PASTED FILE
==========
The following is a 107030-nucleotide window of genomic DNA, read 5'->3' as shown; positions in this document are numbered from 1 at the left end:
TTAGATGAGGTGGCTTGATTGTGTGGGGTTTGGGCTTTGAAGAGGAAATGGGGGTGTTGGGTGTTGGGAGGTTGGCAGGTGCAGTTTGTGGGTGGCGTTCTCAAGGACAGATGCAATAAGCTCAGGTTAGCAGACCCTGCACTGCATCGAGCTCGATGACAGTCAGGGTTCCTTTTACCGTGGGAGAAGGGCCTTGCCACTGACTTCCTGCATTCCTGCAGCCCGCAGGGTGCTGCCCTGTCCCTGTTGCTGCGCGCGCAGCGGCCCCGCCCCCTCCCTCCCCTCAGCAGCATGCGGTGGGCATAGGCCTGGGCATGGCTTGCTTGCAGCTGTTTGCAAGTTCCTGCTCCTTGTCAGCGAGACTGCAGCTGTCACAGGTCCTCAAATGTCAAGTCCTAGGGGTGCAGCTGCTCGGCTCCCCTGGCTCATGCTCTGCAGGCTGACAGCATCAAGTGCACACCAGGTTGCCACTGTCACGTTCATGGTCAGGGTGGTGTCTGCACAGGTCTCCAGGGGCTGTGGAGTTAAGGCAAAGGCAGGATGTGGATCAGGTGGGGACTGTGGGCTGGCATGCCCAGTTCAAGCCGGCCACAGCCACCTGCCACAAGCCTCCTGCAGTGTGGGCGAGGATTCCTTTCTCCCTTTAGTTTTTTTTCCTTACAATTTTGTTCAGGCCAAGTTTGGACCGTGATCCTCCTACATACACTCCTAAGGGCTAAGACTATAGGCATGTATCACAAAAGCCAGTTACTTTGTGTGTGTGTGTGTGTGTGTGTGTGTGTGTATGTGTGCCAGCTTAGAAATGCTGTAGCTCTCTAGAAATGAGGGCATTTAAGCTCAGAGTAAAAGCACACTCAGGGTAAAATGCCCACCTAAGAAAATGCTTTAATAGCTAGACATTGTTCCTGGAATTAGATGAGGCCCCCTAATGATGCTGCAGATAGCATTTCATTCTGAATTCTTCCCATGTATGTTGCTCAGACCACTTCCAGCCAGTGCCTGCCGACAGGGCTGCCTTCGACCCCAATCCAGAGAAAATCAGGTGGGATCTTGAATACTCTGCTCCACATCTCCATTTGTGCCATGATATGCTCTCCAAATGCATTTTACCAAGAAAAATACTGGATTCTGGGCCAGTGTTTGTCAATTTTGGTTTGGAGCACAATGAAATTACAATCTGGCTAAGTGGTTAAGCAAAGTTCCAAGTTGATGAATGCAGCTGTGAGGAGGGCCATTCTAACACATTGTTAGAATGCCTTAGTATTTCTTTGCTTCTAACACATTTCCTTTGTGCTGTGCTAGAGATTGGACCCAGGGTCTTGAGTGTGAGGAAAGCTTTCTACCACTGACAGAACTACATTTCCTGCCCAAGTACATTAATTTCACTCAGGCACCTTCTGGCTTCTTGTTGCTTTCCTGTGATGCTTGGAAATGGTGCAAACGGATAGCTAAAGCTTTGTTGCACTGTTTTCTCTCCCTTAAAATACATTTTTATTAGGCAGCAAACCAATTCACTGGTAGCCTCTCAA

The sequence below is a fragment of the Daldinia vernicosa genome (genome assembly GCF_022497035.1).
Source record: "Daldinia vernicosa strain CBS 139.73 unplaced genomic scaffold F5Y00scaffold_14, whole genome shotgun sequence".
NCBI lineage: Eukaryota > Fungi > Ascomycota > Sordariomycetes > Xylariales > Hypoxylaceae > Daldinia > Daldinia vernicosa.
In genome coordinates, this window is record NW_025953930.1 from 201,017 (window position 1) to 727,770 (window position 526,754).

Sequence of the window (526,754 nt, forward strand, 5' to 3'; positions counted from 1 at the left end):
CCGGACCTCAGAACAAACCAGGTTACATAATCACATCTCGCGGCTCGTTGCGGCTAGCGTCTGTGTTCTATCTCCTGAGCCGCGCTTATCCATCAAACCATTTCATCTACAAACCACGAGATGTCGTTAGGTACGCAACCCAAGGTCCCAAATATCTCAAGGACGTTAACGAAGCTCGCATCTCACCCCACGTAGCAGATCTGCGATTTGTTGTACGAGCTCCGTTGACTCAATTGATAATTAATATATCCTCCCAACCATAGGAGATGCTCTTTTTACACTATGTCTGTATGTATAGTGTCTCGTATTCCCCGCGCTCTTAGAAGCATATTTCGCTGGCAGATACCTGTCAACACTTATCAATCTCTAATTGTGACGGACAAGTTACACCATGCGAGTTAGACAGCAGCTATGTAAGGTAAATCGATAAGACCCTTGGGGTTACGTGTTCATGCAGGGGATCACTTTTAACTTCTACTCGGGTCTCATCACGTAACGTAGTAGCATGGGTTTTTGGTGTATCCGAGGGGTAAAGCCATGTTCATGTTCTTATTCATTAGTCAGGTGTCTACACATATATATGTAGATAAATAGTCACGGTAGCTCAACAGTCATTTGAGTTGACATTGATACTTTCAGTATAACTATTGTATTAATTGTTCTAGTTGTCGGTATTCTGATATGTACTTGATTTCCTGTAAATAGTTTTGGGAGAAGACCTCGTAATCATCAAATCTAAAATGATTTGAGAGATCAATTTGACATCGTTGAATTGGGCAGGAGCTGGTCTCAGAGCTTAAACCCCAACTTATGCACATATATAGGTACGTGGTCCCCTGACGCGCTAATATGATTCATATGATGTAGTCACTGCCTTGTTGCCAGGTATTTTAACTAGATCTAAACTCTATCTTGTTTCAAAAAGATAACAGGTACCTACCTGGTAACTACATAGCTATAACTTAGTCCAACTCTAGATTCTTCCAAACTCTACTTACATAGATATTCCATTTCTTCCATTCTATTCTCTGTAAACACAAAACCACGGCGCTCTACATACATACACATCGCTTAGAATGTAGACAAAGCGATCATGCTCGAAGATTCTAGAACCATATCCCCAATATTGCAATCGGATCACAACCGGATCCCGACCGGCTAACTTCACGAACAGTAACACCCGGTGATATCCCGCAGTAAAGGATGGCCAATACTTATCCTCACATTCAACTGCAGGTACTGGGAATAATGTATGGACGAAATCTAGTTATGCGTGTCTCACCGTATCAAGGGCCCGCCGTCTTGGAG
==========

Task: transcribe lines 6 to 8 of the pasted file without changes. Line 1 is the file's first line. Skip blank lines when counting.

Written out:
In genome coordinates, this window is record NW_025953930.1 from 201,017 (window position 1) to 727,770 (window position 526,754).

Sequence of the window (526,754 nt, forward strand, 5' to 3'; positions counted from 1 at the left end):
CCGGACCTCAGAACAAACCAGGTTACATAATCACATCTCGCGGCTCGTTGCGGCTAGCGTCTGTGTTCTATCTCCTGAGCCGCGCTTATCCATCAAACCATTTCATCTACAAACCACGAGATGTCGTTAGGTACGCAACCCAAGGTCCCAAATATCTCAAGGACGTTAACGAAGCTCGCATCTCACCCCACGTAGCAGATCTGCGATTTGTTGTACGAGCTCCGTTGACTCAATTGATAATTAATATATCCTCCCAACCATAGGAGATGCTCTTTTTACACTATGTCTGTATGTATAGTGTCTCGTATTCCCCGCGCTCTTAGAAGCATATTTCGCTGGCAGATACCTGTCAACACTTATCAATCTCTAATTGTGACGGACAAGTTACACCATGCGAGTTAGACAGCAGCTATGTAAGGTAAATCGATAAGACCCTTGGGGTTACGTGTTCATGCAGGGGATCACTTTTAACTTCTACTCGGGTCTCATCACGTAACGTAGTAGCATGGGTTTTTGGTGTATCCGAGGGGTAAAGCCATGTTCATGTTCTTATTCATTAGTCAGGTGTCTACACATATATATGTAGATAAATAGTCACGGTAGCTCAACAGTCATTTGAGTTGACATTGATACTTTCAGTATAACTATTGTATTAATTGTTCTAGTTGTCGGTATTCTGATATGTACTTGATTTCCTGTAAATAGTTTTGGGAGAAGACCTCGTAATCATCAAATCTAAAATGATTTGAGAGATCAATTTGACATCGTTGAATTGGGCAGGAGCTGGTCTCAGAGCTTAAACCCCAACTTATGCACATATATAGGTACGTGGTCCCCTGACGCGCTAATATGATTCATATGATGTAGTCACTGCCTTGTTGCCAGGTATTTTAACTAGATCTAAACTCTATCTTGTTTCAAAAAGATAACAGGTACCTACCTGGTAACTACATAGCTATAACTTAGTCCAACTCTAGATTCTTCCAAACTCTACTTACATAGATATTCCATTTCTTCCATTCTATTCTCTGTAAACACAAAACCACGGCGCTCTACATACATACACATCGCTTAGAATGTAGACAAAGCGATCATGCTCGAAGATTCTAGAACCATATCCCCAATATTGCAATCGGATCACAACCGGATCCCGACCGGCTAACTTCACGAACAGTAACACCCGGTGATATCCCGCAGTAAAGGATGGCCAATACTTATCCTCACATTCAACTGCAGGTACTGGGAATAATGTATGGACGAAATCTAGTTATGCGTGTCTCACCGTATCAAGGGCCCGCCGTCTTGGAG